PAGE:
The coated corrugated and flat foil leaves that form the working gas flow passageways in the converter body of the invention constitute the major metal foil content thereof and are preferably formed of the lower cost ferritis stainless steel alloys. Because of its greater strength, albeit higher cost, the nickeliferous stainless steel alloys may be used in the converter of the invention particularly in the center area and other areas where the requirement for foil strength justifies the higher cost of these alloys. In the ensuing description and in the appended claims, the latter foil alloys may be referred to generically as "high strength" foil and may be uncoated to facilitate joining by spot welding, for example.

According to the present invention a method is provided for making a honeycomb structure for use as a catalytic converter structure or catalyst carrier body, comprising the steps of assembling a plurality of non-nestable foil leaves, each foil leaf having opposite proximal and distal ends defining a leaf length, by interconnecting the proximal ends of the foil leaves to provide a continuous flexible strip of overlapping foil leaves in which the distal ends of the leaves extend freely; and subsequently forming the strip of foil leaves, arranging the leaves to lie in curved paths radiating inwardly from the interconnected proximal ends toward a central area.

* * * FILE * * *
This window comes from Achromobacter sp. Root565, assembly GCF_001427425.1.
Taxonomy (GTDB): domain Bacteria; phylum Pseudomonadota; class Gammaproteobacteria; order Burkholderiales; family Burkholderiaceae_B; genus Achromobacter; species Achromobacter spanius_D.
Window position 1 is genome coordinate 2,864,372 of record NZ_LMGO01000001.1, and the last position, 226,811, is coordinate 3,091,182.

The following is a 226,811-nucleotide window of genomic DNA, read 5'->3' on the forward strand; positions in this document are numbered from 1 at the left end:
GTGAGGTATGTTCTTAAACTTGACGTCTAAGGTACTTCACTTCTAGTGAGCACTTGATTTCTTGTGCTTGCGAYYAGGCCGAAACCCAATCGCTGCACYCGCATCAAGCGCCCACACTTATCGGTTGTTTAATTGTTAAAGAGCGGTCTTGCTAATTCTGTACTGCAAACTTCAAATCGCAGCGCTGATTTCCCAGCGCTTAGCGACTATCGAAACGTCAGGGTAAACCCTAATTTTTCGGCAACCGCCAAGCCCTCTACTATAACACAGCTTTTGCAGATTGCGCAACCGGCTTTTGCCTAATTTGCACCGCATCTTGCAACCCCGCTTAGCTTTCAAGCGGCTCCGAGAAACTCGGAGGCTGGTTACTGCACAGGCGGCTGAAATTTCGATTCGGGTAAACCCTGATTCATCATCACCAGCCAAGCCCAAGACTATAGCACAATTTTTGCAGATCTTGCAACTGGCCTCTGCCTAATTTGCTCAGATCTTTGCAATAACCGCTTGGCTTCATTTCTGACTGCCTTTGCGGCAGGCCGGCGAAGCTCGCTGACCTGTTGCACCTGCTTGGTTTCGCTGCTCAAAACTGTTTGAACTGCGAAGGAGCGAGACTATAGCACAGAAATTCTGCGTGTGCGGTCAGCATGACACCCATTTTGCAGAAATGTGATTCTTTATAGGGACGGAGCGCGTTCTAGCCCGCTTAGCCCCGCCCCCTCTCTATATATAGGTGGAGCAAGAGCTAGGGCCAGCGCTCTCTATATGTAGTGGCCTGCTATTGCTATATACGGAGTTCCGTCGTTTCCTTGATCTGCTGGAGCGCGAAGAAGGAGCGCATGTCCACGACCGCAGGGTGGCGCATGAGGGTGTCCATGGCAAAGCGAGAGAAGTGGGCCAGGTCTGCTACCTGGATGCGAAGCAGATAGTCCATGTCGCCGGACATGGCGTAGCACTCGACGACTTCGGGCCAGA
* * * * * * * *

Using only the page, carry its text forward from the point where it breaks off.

Although the following preferred embodiment discloses a resulting body that can be inserted into a cylindrical jacket, bodies of other shapes, such as elliptical shapes, may also be constructed according to the teachings of the invention.

As shown in FIG. 1C, the plurality of foil leaves include an alternating series of sheets, namely corrugated foil leaves 16 and relatively flat leaves 14, that do not nest with one another and thereby define flow passages 15 between them when they are proximate to each other. A flat core element 12 may ultimately become the outer housing of the assembled catalytic converter or may be layered with a separate outer housing 13 as shown in FIG. 1A. The flat strip 12 preferably has a length equal to the inner circumference of the housing 13 and a desired thickness. Possible dimensions can be 8" for the circumferences and 0.03" for the thickness of the housing.